What I’m Reading: A ‘Quirky’ Edition of the Friday Link Roundup

Buddha, Confucious, and Laozi Taste Some Vinegar – Medium.com
A short article on a common motif in Chinese art: the founders of three important schools of philosophy in China taste, and react, to vinegar.

Lifefaker.com
OK, not reading this one per-se but it’s a hilarious and sobering website that aims to put social media and blog aesthetic lifestylers in perspective. Is your life lacking meaning, adventure, inspiration, or magazine-worthy relationships? With Lifehacker, making people think you have these things through obnoxious photography is just a click away!

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What I’m Reading: A Friday Link Roundup, “It’s Worse Than You Think” Edition

The Pension Crisis is Worse Than You Think – Seeking Alpha
The article’s author outlines why the current pension system in the US is completely and unarguably unsustainable – and why we probably have less than a decade before pension funds run out.

Why oil prices can’t rise very high, for very long – Our Finite World
This piece may sound good at first, but it’s not. Many of Gail’s posts about the price of oil concern themselves with trying to get it into her readers heads that low oil prices are bad – really bad – as counterintuitive as that seems. Here, it’s a simple case of supply and demand: the cost of production climbs every year, while spending power remains stagnant at best. This makes even a fixed price for oil unaffordable over the long-term for consumers, and unsustainable for producers who need to turn a profit in order to keep the drills drilling. In short, Gail often says, this means that there is no price that works anymore.

At the Fed, the Scene Is Being Set for Financial Disaster – The Nation
Nomi Prins speculates that we’re quietly headed for another crisis a la the 2008 market collapse. Trump is leveraging all the wrong people (for a healthy economy) in the Federal Reserve lineup as the GOP aims to loosen restrictions across the financial board. Meanwhile, the stock market is already beginning to show signs of stress this year. Best fasten your seatbelt, folks. (Here’s two more pieces pointing toward this from CNBC.)

U.K. Productivity Worst Since Industrial Revolutoin, BOE Says – Bloomberg
“Total factor productivity since 2007 was the worst since the late eighteenth century, around the time of the industrial revolution, according to a Bank of England blog post Wednesday.”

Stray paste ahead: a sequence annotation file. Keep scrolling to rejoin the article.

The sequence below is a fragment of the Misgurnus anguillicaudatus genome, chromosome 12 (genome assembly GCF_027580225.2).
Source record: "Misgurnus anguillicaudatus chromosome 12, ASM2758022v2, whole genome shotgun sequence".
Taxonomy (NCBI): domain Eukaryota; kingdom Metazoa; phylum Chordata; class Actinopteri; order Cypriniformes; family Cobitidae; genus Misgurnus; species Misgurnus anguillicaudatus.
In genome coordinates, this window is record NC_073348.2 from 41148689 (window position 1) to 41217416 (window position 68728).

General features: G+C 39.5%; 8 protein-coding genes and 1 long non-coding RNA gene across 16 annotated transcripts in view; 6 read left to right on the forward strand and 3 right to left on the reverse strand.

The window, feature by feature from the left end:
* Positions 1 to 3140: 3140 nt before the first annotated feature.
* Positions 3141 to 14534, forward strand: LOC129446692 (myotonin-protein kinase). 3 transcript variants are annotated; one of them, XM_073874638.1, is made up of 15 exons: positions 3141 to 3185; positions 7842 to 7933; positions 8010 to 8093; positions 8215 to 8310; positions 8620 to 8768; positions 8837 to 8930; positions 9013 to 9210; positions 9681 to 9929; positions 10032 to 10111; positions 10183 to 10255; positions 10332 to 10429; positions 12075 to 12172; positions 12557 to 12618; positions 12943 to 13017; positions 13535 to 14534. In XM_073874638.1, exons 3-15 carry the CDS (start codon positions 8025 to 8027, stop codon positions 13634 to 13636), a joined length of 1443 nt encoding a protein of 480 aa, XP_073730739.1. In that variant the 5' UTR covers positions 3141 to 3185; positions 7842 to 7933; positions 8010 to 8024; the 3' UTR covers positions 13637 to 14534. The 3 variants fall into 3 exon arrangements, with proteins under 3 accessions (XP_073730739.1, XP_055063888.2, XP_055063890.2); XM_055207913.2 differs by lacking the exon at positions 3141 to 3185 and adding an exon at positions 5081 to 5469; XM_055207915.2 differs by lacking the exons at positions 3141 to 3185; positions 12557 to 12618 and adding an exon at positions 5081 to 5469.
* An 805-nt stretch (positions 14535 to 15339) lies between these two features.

What I’m Reading: A ‘Dumb F**ks’ edition of the friday roundup

It’s bittersweet to have to say I told you so, and even in 2015 I was way late to the game. Can we all just quit the damn platform already? Your society will thank you.

How Facebook’s Naive Optimism Built A Toolbox for 21st Century TotalitarianismExponents
“Maybe when we learned that a 19-year old Mark Zuckerberg called 4,000 of his fellow Harvard students , “dumb f$cks”, for trusting him with their personal information, we should have believed him the first time.”

‘Dumb f***s’: The two words coming back to bite Mark Zuckerberg amid latest data scandal – NZ Herald
“…the latest scandal involving a shadowy company that pinched Facebook user data to help it design software to influence elections has given the company its biggest black eye yet.”

Facebook and Cambridge Analytica have just confirmed it: online privacy is dead – Maclean’s
“Opinion: Welcome to the age of ‘surveillance capitalism’ where highly personalized information and psychological models are leveraged to change consumers’ behaviour and sway their opinions”

Both Facebook And Cambridge Analytica Threatened To Sue Journalists Over Stories On CA’s Use Of Facebook Data – Techdirt
“…it’s raising a bigger question, as well, and it’s one that caused Facebook to do something that I’ll definitively call as “incredibly stupid,” which is that it threatened to sue the Guardian over its story, mainly because the Guardian story refers to this whole mess as a “data breach” for Facebook’s data.”

Zuck and Sandberg go M.I.A. as Congress summons Facebook leadership by name – Tech Crunch
“Congress is mad. And it might be as mad about this poorly handled Cambridge Analytica  debacle as it is about getting stood up the last time around. Without any kind of public statement from one of the faces of the company, Facebook users are starting to feel stood up too.”

WF Mechanization Is Plodding Along As Predicted

Sure, the OTS implementation happened before the Amazon buyout, but Amazon is unlikely to be interested in fixing this problem, let alone know how, because Bezos has zero interest in facilitating healthy, functioning human relationships in his line of work. Whether that’s between employer and employee, or customer service representative and customer, Bezos and those of his ilk have made their billions via spreadsheet fiat – reducing everything and everyone to numbers and graphs… and brick-and-mortar stores to dolled-up warehouses.